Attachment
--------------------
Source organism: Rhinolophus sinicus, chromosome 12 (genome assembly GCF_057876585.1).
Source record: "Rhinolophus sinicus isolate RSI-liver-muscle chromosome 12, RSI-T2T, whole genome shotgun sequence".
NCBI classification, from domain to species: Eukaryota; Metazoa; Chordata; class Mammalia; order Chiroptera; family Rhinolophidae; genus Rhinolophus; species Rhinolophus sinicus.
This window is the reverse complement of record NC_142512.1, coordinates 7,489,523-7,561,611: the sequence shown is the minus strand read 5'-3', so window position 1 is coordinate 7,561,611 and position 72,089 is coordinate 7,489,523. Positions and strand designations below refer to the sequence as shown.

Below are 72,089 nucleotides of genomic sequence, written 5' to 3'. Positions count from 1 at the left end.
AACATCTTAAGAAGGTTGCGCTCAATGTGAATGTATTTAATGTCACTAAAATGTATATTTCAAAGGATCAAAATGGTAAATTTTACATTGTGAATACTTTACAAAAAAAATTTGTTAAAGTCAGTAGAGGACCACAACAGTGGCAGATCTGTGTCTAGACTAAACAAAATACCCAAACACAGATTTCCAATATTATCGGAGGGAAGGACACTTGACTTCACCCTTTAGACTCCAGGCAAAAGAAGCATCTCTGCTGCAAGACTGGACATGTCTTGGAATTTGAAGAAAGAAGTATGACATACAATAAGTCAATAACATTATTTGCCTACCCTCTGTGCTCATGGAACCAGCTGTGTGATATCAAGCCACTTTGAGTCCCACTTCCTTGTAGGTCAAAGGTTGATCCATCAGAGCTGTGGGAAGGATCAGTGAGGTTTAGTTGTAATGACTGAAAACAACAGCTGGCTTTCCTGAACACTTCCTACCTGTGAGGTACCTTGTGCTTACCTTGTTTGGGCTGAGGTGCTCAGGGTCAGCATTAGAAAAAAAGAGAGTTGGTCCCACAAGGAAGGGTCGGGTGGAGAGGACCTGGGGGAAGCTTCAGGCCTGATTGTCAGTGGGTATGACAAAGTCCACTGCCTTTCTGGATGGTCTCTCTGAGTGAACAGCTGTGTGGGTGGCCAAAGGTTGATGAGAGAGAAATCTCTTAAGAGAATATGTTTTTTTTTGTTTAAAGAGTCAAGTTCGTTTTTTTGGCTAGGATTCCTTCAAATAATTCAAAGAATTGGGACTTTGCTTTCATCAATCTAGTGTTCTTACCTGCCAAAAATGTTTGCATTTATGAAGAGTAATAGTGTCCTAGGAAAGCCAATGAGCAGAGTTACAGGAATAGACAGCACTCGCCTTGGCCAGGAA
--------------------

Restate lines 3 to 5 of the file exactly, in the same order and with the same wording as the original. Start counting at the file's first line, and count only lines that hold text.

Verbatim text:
NCBI classification, from domain to species: Eukaryota; Metazoa; Chordata; class Mammalia; order Chiroptera; family Rhinolophidae; genus Rhinolophus; species Rhinolophus sinicus.
This window is the reverse complement of record NC_142512.1, coordinates 7,489,523-7,561,611: the sequence shown is the minus strand read 5'-3', so window position 1 is coordinate 7,561,611 and position 72,089 is coordinate 7,489,523. Positions and strand designations below refer to the sequence as shown.

Below are 72,089 nucleotides of genomic sequence, written 5' to 3'. Positions count from 1 at the left end.